Medical Image and Computational Analysis Lab

Walter O'Dell, PhD; Faculty Member

Under the direction of Dr Walter O’Dell, Associate Professor, the Medical Image and Computational Analysis Lab (MiaCaLab) in the Department of Radiation Oncology is interested in discovering and applying novel image analysis and image-based computational techniques for improved detection, follow-up, and treatment of cancer.

Much of the work is highly translational, with direct application to the treatment of patients within the Department of Radiation Oncology.


Vascular Tree Structure/Function – Segmenting and Characterizing Pulmonary Vasculature Tree Structure

Involves analysis of pulmonary vascular development in human neonate with extreme pre-term gestation.

Applying non-invasive assessment of pulmonary vascular structure to quantify (1) the response of the lung to radiation exposure in breast cancer patients (funded through a grant from the Florida Department of Health); (2) the development of lung vasculature in children born extremely prematurely; and (3) changes in vascular anatomy adults and in rat lungs with various vascular diseases.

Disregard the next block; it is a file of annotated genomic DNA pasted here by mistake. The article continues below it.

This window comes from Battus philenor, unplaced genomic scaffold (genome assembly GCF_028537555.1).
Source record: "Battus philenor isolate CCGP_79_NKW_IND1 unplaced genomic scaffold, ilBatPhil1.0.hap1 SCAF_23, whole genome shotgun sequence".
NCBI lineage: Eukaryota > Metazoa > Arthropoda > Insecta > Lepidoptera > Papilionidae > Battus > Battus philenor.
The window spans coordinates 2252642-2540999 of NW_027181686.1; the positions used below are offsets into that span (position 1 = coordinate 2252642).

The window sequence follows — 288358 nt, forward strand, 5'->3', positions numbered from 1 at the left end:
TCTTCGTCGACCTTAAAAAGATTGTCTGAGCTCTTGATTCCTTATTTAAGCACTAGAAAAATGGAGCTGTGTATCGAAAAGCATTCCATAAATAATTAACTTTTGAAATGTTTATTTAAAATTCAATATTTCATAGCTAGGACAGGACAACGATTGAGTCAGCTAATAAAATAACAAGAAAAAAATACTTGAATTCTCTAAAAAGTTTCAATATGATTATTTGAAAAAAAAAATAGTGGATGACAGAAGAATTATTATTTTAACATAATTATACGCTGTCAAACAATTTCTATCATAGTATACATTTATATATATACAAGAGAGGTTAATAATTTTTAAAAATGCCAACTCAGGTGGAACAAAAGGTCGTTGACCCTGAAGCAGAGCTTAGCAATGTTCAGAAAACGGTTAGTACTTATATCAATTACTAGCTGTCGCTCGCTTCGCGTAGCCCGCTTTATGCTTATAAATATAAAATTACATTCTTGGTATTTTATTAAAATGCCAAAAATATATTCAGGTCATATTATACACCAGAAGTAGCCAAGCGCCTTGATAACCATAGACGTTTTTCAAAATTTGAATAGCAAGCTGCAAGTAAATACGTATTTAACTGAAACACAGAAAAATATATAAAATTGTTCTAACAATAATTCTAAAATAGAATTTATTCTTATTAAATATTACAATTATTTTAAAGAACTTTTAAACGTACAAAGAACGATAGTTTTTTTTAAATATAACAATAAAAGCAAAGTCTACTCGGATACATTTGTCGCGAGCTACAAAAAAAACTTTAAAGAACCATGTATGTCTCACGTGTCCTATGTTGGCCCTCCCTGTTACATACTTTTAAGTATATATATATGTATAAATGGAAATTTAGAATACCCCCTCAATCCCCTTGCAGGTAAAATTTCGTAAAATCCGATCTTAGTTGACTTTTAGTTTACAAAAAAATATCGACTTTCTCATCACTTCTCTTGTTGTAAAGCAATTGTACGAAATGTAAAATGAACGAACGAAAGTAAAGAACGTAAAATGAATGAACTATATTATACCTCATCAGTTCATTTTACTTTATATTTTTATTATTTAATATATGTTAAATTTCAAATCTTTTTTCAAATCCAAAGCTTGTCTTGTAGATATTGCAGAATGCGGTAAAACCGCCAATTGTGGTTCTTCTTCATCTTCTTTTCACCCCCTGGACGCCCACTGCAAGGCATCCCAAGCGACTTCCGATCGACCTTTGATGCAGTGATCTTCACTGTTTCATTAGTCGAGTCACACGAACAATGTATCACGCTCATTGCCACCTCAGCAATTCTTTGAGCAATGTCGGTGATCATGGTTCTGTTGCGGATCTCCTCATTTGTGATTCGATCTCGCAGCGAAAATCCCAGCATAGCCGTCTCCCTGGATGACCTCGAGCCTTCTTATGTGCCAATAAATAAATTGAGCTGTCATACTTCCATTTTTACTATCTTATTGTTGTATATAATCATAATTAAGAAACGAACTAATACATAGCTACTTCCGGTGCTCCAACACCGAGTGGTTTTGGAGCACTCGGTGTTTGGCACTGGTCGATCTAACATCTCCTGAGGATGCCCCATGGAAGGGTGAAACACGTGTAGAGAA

Small Tumor Detection with 3D Template Matching – Imaging for Metastatic Breast Cancer Early Detection

Two surveillance imaging studies for high-risk breast cancer survivors.

The first study is funded by the Ocala Royal Dames for Cancer Research.

The second study is funded through the Florida Academic Cancer Center Alliance.

MR Cardiac Tagging – MR Cardiac Tagging for Quantitative Assessment of Heart Function

Using software for computer-assisted contouring of the heard, 3D heart surface modeling, and a new approach for tag-based motion reconstruction using a deformable image registration approach and virtual tagged images to quantify acute and chronic changes in myocardial function in breast cancer patients who receive RT to the chest wall.

Lung Radiation Dose Response

Applying quantitative analysis of follow-up CT chest scans of patients after targeted radiation treatment to correlate directly the progression of fibrosis with the amount of radiation dose delivered during treatment in an effort to validate and compare the effectiveness of agents used to protect normal tissues (and accelerate recovery) both in animal models and in human subjects.